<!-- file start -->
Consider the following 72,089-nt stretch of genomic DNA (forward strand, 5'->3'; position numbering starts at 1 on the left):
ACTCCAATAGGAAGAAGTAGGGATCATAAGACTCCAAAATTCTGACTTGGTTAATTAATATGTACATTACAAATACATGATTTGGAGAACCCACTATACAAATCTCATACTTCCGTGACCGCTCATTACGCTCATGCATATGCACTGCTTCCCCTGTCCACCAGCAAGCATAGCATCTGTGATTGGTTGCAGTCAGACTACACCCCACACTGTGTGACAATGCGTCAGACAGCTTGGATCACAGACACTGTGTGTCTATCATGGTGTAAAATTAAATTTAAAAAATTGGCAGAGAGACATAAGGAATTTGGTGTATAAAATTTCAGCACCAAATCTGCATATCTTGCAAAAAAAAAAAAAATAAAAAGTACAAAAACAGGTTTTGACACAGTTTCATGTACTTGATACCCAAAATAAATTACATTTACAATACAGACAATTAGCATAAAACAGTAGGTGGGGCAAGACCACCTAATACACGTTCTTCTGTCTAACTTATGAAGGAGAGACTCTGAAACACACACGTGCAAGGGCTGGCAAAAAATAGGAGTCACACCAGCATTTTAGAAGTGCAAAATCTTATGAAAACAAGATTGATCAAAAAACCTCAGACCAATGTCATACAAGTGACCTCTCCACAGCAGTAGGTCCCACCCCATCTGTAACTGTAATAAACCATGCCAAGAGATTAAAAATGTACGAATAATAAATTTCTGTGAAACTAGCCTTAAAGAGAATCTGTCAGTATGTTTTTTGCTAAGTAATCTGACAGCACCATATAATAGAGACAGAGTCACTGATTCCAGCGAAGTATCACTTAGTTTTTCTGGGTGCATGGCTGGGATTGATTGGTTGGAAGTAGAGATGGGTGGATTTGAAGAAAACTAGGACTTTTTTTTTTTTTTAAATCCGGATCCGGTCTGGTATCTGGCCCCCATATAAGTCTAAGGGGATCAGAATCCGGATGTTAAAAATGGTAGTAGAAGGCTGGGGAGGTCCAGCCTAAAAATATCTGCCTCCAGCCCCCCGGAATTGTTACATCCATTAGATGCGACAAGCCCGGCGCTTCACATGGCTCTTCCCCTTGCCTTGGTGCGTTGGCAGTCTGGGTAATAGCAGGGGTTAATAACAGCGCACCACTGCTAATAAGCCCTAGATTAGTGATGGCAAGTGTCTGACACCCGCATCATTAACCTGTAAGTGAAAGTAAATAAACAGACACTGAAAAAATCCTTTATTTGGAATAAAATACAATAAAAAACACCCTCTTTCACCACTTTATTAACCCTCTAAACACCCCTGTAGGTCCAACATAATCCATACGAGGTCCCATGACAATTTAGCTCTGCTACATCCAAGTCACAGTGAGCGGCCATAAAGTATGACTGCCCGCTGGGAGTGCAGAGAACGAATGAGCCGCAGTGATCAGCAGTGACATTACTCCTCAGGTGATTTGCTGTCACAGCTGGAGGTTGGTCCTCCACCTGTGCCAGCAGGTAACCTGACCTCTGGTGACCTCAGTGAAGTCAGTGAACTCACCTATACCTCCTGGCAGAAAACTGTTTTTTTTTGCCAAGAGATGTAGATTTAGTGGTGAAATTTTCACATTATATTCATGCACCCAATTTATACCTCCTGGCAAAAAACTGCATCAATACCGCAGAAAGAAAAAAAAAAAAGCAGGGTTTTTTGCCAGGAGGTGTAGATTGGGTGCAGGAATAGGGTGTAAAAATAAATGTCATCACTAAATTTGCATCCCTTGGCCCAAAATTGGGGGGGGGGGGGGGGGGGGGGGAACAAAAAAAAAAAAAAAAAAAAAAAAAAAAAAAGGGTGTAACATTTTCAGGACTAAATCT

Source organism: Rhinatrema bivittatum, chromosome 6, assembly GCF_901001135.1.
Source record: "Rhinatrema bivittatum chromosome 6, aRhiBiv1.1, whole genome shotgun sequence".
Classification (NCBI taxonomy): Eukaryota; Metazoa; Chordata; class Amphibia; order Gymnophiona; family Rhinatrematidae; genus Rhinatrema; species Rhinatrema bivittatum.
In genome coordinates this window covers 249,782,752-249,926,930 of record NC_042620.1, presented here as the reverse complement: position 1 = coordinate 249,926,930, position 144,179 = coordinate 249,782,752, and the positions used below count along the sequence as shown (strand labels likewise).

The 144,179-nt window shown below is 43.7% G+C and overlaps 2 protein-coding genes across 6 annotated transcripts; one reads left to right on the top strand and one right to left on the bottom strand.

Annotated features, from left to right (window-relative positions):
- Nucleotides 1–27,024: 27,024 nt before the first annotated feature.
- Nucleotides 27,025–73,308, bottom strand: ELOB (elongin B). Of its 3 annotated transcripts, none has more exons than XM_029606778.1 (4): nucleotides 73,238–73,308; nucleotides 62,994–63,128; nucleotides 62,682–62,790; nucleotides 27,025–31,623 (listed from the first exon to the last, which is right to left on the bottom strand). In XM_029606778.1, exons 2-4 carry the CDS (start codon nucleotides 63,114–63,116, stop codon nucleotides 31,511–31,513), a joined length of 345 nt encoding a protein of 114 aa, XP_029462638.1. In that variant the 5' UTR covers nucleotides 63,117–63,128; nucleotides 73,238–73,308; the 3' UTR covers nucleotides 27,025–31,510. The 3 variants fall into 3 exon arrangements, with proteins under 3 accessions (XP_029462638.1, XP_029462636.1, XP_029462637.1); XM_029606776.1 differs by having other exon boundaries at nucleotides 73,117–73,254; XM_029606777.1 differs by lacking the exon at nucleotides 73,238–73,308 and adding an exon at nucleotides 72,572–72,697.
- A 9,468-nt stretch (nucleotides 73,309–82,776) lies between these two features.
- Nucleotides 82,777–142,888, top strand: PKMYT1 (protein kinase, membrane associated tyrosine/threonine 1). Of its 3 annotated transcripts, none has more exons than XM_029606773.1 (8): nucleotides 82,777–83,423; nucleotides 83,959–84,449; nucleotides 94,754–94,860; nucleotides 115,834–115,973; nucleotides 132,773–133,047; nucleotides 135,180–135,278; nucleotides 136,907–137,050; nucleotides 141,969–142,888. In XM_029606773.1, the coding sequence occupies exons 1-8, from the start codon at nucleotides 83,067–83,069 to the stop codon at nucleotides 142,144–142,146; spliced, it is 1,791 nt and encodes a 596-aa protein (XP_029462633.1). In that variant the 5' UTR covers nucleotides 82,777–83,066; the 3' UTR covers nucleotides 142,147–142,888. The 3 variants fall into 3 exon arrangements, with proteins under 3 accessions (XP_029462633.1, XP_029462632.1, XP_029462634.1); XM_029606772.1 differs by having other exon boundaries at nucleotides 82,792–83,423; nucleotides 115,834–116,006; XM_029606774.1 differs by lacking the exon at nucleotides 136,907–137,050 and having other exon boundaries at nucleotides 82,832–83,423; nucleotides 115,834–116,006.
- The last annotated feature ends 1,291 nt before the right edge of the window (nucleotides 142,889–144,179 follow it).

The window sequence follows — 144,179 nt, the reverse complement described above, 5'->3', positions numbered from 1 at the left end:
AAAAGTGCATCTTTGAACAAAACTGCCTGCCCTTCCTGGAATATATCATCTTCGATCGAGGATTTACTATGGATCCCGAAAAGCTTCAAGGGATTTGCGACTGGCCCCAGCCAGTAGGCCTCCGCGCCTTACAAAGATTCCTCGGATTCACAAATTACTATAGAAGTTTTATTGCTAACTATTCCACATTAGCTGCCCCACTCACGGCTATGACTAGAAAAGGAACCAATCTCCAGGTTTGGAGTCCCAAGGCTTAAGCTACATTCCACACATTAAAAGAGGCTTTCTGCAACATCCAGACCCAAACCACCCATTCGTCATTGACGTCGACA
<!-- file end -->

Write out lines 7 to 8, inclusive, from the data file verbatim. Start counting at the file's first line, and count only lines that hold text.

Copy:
The 144,179-nt window shown below is 43.7% G+C and overlaps 2 protein-coding genes across 6 annotated transcripts; one reads left to right on the top strand and one right to left on the bottom strand.

Annotated features, from left to right (window-relative positions):